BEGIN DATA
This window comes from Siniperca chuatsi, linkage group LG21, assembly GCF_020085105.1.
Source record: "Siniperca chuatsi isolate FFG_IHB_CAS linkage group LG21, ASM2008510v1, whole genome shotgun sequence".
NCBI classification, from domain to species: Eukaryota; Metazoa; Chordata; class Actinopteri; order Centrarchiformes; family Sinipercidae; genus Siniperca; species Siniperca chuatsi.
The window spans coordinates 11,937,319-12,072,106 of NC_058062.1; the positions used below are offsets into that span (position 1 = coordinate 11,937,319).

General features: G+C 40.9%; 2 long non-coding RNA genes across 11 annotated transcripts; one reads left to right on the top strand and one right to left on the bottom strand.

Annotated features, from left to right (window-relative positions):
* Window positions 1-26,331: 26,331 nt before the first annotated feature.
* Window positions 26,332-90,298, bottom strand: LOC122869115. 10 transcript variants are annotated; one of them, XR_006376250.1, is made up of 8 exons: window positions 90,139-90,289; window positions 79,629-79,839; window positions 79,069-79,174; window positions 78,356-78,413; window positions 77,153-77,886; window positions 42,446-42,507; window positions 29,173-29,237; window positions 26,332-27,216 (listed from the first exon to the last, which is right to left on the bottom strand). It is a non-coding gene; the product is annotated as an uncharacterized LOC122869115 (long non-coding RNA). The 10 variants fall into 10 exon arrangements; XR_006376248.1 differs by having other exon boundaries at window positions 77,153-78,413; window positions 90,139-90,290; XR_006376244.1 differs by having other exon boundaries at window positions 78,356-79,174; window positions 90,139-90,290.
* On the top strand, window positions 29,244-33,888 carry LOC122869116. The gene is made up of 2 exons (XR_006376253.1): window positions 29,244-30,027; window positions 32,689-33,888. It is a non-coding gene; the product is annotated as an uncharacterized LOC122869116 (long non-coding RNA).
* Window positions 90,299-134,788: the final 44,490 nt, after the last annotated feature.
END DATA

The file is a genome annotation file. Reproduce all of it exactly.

This window comes from Siniperca chuatsi, linkage group LG21, assembly GCF_020085105.1.
Source record: "Siniperca chuatsi isolate FFG_IHB_CAS linkage group LG21, ASM2008510v1, whole genome shotgun sequence".
NCBI classification, from domain to species: Eukaryota; Metazoa; Chordata; class Actinopteri; order Centrarchiformes; family Sinipercidae; genus Siniperca; species Siniperca chuatsi.
The window spans coordinates 11,937,319-12,072,106 of NC_058062.1; the positions used below are offsets into that span (position 1 = coordinate 11,937,319).

General features: G+C 40.9%; 2 long non-coding RNA genes across 11 annotated transcripts; one reads left to right on the top strand and one right to left on the bottom strand.

Annotated features, from left to right (window-relative positions):
* Window positions 1-26,331: 26,331 nt before the first annotated feature.
* Window positions 26,332-90,298, bottom strand: LOC122869115. 10 transcript variants are annotated; one of them, XR_006376250.1, is made up of 8 exons: window positions 90,139-90,289; window positions 79,629-79,839; window positions 79,069-79,174; window positions 78,356-78,413; window positions 77,153-77,886; window positions 42,446-42,507; window positions 29,173-29,237; window positions 26,332-27,216 (listed from the first exon to the last, which is right to left on the bottom strand). It is a non-coding gene; the product is annotated as an uncharacterized LOC122869115 (long non-coding RNA). The 10 variants fall into 10 exon arrangements; XR_006376248.1 differs by having other exon boundaries at window positions 77,153-78,413; window positions 90,139-90,290; XR_006376244.1 differs by having other exon boundaries at window positions 78,356-79,174; window positions 90,139-90,290.
* On the top strand, window positions 29,244-33,888 carry LOC122869116. The gene is made up of 2 exons (XR_006376253.1): window positions 29,244-30,027; window positions 32,689-33,888. It is a non-coding gene; the product is annotated as an uncharacterized LOC122869116 (long non-coding RNA).
* Window positions 90,299-134,788: the final 44,490 nt, after the last annotated feature.